As mentioned Lindhome fish love 4mm pellets absolutely ‘rafted’ in, as many pellets as you can, but by contrast at Messingham Sands for example they love 11mm pellets constantly pinged in groups of twos and threes. The fish are much bigger at Messingham although there’s a massive head of silverfish to get past.

At Larford Lakes two pouches of 8mms is the key, as it also seems to be where I am today, the fantastic Maver Dynamite Hayfield Lakes. Hayfield is deep and often has a strong undertow on, so this feeding style helps to push the fish down to the deck. It’s the opposite principle to the pellet waggler.

A lot of venues have a fishery-own pellet ruling these days and when you look around you on matches everybody is doing the same thing, firing the same identical 8mm pellets as far as they can on a similar line, for the bomb and waggler.

I’m very big on putting something on my own pellets to make them different to everybody else’s. Doing this can also add a bit more weight to the pellets, making them catapult further than neighbouring anglers so it’s a no brainer for me really.

My favourite liquid to add is the Dynamite Complex T which is from the specimen carp range, but match-sized carp love it too. The other product I really like to do this is the Robin Red Oil which will serve to darken the pellets as well.

Hookbait choice can also have a huge impact on your catch rate and I see a lot of anglers get into the habit of automatically popping a single pellet into a band. While this will catch its fair share of carp, when struggling on this or when bites tail off, it’s amazing how often changing to a double or even triple hook bait is like flicking a light switch on in the peg.

It’s certainly happened to me on several occasions. I think this gives the fish a bit more to home in on as you are never going to have many feed pellets very close to each other when fishing 30 odd metres into a lake for example.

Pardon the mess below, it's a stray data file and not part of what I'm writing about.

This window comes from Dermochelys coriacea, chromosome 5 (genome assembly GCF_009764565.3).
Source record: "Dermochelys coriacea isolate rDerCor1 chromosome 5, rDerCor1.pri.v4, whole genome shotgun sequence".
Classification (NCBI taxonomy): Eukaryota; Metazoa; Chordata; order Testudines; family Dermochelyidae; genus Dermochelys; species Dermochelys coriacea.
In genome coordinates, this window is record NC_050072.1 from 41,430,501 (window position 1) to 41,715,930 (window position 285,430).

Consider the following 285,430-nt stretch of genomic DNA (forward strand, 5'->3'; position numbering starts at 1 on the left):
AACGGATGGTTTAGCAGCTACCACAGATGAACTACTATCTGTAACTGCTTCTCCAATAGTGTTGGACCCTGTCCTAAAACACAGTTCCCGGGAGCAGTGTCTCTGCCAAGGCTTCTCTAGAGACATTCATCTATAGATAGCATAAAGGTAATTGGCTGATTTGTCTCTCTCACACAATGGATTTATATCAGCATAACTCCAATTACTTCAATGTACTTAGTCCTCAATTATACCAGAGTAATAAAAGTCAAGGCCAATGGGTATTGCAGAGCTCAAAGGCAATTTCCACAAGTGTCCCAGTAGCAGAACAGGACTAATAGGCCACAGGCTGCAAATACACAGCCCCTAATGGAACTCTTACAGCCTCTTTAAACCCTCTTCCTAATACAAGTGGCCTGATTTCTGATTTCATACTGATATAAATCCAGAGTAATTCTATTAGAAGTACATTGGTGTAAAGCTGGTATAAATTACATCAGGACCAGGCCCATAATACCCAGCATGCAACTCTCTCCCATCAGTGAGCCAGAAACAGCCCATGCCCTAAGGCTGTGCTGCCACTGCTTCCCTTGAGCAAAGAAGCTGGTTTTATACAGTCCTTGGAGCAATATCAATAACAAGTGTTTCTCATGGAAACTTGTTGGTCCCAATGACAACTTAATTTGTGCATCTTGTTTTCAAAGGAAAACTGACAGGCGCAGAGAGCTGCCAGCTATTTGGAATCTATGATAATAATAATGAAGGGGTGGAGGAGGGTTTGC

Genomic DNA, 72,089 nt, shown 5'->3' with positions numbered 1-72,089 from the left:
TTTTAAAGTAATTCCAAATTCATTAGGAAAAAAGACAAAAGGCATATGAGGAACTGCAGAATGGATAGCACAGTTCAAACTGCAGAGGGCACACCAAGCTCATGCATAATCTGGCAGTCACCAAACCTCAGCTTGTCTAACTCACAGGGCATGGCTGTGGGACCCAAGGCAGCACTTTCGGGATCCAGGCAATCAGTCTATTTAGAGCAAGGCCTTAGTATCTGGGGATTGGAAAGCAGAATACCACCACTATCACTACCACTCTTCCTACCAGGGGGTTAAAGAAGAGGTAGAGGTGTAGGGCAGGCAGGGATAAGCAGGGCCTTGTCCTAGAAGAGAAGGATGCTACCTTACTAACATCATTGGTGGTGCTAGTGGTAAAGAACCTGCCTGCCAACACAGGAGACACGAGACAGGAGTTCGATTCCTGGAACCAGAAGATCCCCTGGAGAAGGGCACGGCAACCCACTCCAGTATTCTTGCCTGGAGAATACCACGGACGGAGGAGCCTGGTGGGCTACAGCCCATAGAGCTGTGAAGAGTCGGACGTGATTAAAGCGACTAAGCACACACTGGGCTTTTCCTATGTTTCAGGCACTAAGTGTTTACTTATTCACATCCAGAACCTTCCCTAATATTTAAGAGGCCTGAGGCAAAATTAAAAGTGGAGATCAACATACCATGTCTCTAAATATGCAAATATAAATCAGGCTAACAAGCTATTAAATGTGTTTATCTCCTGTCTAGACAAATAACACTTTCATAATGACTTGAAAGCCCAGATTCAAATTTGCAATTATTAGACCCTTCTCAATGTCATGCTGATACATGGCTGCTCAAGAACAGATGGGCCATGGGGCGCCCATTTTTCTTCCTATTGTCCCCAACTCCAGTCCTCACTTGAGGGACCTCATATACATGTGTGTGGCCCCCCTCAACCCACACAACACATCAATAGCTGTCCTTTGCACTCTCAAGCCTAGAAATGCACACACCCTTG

I find the red 8mm Dynamite Source pellets ideal for this and they come pre-drilled too. I don’t feel that using two pellets in the same bait band offers very natural presentation. A far better way is to pull the hair-rigged band through the first pellet with the aid of a very fine baiting needle, then simply pop the second pellet into the band to trap the first pellet on the hair.

To do this off course you need to make a hooklength with a much longer hair than normal, to allow for that first pellet sitting inline on it. Another bomb hookbait which is also ‘in fashion’ is two 8mm expander pellets. You can’t band these however so you will have to use a small bait stop or Quick Stop on the end of the hair.

The weight of the lead is a very topical point – some prefer to fish as light a weight as possible while others use a heavier one to achieve more of a self-hooking effect. For me bomb weights are just like float sizes, you would never carry just one float pattern in the same 1g size would you regardless of the situation?